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  • A Step

    A step or just a stone under a kerbstone is common thing in the Middle East. The edge of a pavement is often too high for convenient walking. Forget about crossings for disabled or –more exactly - forget about crossings. To cross a street you must enter a stream of cars and they hopefully stop. To be a pedestrians in Syria is a bit risky but you...

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  • Custom or Danger?

    Pictures of Mr. President, Syria’s Hope, Lt.Gen. Bashar Al-Assad and his father the great leader, Hafez al-Assad are everywhere. There are statues of Hafez al-Assad at crossroads and billboards with Bashar Al-Assad jr along roads. It is difficult to judge opinion of people, but they probably have some kind of sympathy with the leader. There are...

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  • Time for tea

    Being offered tea is a ritual in Syria. Don't hesitate to accept - it is expected. It's the way it's done here - not always, but if the offer is made, it is meant. If you are really sure you can't stop, or you simply don't want it, then be gracious in your refusal. If you do accept, sit down, take your time, relax. The tea is always served in a...

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  • Picnic time

    Syrians love to picnic and to get out and about. Come any fine Friday and off they go -whole families - grandparents, mothers and fathers, aunts and uncles and all the children in whatever transport they can arrange. Wherever there is a shady spot and a bit of grass -by a river or a waterfall, in the woods or in the mountains, city parks and...

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  • Traditional women's dress

    You still see older Bedouin women wearing beautifully embroidered dresses in Syria, though they are rarely as elaborate as these in the photo - something like that would be for a very special occasion. The designs are regional and particular to individual tribes. Bedouin women don't cover their face but do cover their hair and neck closely. Some...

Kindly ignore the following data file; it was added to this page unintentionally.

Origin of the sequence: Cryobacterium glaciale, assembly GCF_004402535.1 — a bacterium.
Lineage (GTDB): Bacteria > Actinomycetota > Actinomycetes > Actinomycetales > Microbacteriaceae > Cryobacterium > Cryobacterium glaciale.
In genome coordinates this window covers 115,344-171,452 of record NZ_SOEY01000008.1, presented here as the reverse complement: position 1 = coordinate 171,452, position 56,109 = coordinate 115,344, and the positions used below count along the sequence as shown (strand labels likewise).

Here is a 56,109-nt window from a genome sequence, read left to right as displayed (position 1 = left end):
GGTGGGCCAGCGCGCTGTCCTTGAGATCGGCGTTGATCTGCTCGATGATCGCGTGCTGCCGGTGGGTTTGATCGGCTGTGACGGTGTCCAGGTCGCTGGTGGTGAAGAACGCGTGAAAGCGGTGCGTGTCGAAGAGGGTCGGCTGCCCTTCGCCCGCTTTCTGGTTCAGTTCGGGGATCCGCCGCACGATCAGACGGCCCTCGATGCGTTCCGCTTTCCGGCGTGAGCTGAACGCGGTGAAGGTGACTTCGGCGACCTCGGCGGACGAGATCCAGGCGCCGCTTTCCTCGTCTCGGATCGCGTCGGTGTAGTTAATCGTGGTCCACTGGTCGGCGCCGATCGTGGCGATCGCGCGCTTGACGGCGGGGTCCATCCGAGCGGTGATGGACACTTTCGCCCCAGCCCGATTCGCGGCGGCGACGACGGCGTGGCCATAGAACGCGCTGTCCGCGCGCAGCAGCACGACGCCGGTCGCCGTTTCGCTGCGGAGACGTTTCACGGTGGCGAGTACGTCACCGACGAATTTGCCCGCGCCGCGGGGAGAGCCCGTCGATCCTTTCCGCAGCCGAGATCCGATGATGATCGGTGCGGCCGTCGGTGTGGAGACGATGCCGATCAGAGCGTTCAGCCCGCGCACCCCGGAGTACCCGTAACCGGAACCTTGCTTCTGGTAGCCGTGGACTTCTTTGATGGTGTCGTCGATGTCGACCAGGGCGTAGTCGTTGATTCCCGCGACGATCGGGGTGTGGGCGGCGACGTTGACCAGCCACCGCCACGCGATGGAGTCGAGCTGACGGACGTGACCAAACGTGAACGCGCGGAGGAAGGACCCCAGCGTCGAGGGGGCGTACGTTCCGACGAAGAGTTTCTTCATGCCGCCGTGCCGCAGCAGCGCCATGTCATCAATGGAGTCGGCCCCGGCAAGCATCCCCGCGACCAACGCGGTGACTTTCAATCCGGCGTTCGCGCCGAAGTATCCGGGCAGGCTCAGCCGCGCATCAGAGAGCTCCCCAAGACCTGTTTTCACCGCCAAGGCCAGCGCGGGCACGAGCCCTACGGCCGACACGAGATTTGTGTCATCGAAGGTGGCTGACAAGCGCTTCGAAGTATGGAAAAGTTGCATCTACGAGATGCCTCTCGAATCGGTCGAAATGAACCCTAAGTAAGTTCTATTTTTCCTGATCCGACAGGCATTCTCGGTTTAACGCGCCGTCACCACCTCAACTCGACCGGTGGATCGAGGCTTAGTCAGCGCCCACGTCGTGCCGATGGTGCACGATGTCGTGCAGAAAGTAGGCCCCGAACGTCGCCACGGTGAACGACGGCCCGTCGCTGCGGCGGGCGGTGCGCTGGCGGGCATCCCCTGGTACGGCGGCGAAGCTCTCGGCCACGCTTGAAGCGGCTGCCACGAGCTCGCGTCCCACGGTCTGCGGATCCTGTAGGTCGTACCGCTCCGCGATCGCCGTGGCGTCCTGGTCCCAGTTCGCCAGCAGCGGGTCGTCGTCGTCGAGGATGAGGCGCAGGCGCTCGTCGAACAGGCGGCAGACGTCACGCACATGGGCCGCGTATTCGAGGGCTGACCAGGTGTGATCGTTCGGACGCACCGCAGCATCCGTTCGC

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  • The heir

    Bashir al-Assad was never meant to be the President of Syria. His brother, Basel, was being groomed for that job by his father and the Ba'ath party. You still see his image as you travel around Syria - a handsome man, usually dressed in military uniform and almost always wearing sunglasses. A keen horseman (he represented Syria in the sport and...

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  • Gone but not forgotten

    The presence of the late President of Syria, Hafez al-Assad is still everywhere in Syria. His son, Bashir, has replaced him and there are portraits of him loyally displayed as you would expect, but his father's image is never far away. Whilst the huge billboards that carried portraits of him and his elder son, Basil, who was killed some years ago,...

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  • Smoking Narjile

    Smoking a narjile is, in my opinion, along with hammams an essential part of any visit to the middle east, whether or not you are a regular smoker. As you walk in any given city you will likely see cafes filled with people puffing away. As well some restaurants also offer this as an after dinner option to accompany your chai tea.Known to us...

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  • Going to the hammam

    Going to the hammam, or bathhouse, is an old tradition in the area. It is a great experience and you will feel very fresh after a visit.After you have entered you change in a small hut and after that you go to the hot room to sweat for a while. When it is time to get washed you can do it yourself or you can pay for being washed by the attendant....

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  • Entering the mosque

    As you enter a mosque you have to cover your body and head as a female. Many mosques have got long coats with hoods that you can put over your normal cloths.

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  • Holding hands